Get all the latest news on coronavirus and more delivered daily to your inbox. Sign up here.
With nearly 800,000 coronavirus cases worldwide, intelligence agencies in the U.S. are having difficulties determining the outbreak situation in countries such as China, Russia, and North Korea, government sources told Reuters.
U.S. Secretary of State Mike Pompeo suggested last week there might be a lack of accurate information on Russia and Iran, and accused China of a disinformation campaign amid an absence of new cases, which Beijing denies.
An understanding of the COVID-19 outbreak in those countries could help the U.S. and international efforts to limit the impact of COVID-19.
In this photo released by Xinhua News Agency, women wearing protective masks to prevent the new coronavirus outbreak walk on a re-opened commercial street in Wuhan in central China’s Hubei province on Monday.. (Shen Bohan/Xinhua via AP)
“We want to have as close an accurate, real-time understanding of where the global hotspots are and where they are evolving,” Jeremy Konyndyk, who led the Office of U.S. Foreign Disaster Assistance from 2013 to 2017 and the U.S. response to the Ebola outbreak, told Reuters. “The world is not going to get rid of this thing until we get rid of it everywhere.”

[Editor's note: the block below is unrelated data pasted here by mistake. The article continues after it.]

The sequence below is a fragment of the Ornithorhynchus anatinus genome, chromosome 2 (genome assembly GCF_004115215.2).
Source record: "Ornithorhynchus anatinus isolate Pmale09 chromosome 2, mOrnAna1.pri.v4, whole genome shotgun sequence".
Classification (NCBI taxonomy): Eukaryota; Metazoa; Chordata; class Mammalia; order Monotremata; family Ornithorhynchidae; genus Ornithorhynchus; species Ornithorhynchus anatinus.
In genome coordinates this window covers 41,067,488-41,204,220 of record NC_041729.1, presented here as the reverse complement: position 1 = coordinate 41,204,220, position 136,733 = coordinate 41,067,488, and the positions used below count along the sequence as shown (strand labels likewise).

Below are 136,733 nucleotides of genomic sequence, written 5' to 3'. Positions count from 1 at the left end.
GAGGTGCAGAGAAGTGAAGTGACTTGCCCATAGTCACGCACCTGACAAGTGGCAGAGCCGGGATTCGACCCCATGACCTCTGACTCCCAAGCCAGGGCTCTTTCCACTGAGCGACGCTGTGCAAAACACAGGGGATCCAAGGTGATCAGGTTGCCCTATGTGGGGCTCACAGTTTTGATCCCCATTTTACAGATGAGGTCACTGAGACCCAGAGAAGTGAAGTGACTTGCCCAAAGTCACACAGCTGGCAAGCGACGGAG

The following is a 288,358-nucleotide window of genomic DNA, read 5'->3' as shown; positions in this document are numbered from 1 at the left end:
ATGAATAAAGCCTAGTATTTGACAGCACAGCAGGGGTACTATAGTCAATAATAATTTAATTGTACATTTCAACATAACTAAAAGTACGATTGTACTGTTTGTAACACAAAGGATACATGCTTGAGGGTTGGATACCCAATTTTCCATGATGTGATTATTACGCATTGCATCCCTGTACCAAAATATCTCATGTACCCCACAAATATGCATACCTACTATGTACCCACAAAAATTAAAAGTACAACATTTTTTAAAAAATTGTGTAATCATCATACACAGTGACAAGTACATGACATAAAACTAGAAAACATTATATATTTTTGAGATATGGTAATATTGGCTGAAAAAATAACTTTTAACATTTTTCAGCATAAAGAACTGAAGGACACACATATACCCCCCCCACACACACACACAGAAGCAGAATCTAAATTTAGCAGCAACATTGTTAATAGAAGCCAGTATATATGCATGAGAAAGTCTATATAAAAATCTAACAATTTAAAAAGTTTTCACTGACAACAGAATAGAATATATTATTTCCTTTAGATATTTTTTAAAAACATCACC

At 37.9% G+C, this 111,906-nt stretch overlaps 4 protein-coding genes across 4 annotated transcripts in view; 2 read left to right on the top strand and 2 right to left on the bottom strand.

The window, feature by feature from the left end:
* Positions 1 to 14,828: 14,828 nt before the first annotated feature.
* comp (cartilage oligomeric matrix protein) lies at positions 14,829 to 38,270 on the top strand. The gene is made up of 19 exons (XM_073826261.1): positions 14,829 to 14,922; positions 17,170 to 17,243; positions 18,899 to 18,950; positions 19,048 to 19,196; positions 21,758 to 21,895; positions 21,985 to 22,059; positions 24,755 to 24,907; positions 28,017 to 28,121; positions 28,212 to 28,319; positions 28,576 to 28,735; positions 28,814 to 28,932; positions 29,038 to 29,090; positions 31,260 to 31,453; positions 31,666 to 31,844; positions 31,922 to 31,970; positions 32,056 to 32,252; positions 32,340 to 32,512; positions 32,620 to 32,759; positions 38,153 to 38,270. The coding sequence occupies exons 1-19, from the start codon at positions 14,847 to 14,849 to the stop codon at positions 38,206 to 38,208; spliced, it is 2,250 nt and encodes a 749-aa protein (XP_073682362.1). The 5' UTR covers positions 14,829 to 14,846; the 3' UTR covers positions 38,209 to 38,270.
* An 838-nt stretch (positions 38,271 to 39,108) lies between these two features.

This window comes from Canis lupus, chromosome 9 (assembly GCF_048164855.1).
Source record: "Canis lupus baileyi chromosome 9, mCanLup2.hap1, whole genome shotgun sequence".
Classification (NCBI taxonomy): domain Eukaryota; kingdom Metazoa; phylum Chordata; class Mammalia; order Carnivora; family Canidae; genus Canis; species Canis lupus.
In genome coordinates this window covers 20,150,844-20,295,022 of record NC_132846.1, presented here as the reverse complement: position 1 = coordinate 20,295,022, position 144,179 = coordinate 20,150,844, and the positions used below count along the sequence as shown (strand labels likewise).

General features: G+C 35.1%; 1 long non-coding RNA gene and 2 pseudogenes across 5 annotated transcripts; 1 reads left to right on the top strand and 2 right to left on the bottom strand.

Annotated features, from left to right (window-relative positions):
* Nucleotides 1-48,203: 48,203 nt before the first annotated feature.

The three countries, including Iran, are known for having heavy state controls on information, and it’s usually tough to get intel from their closed-off leadership circles, per the news organization.
In regards to no new domestic cases in China, a government source told Reuters that “some of it may be true,” although agencies remain wary the country has the virus under control.
A resolution is even being introduced in the House and Senate calling on the head of the World Health Organization, (WHO) Tedros Adhanom, to retract statements about the Chinese government’s response to the coronavirus.
“For the first time, #China has reported no domestic #COVID19 cases yesterday,” Adhanom said. “This is an amazing achievement, which gives us all reassurance that the #coronavirus can be beaten.”
Sens. Marsha Blackburn, R-Tenn., and Tom Cotton, R-Ark. called his comments “highly misleading.”
Meanwhile, North Korea has yet to report a single case of the virus, despite sharing a border with China, while Russia cases have jumped nearly fivefold over the past week — from 436 to 1836, according to the Moscow Times.
Russia also shares a border with 14 other countries — which it closed on Monday — so determining its spread could be important to those surrounding it.
In the U.S., all 50 states plus the District of Columbia have reported confirmed cases of COVID-19, tallying over 164,610 illnesses and at least 3,170 deaths.
Fox News’ Adam Shaw contributed to this report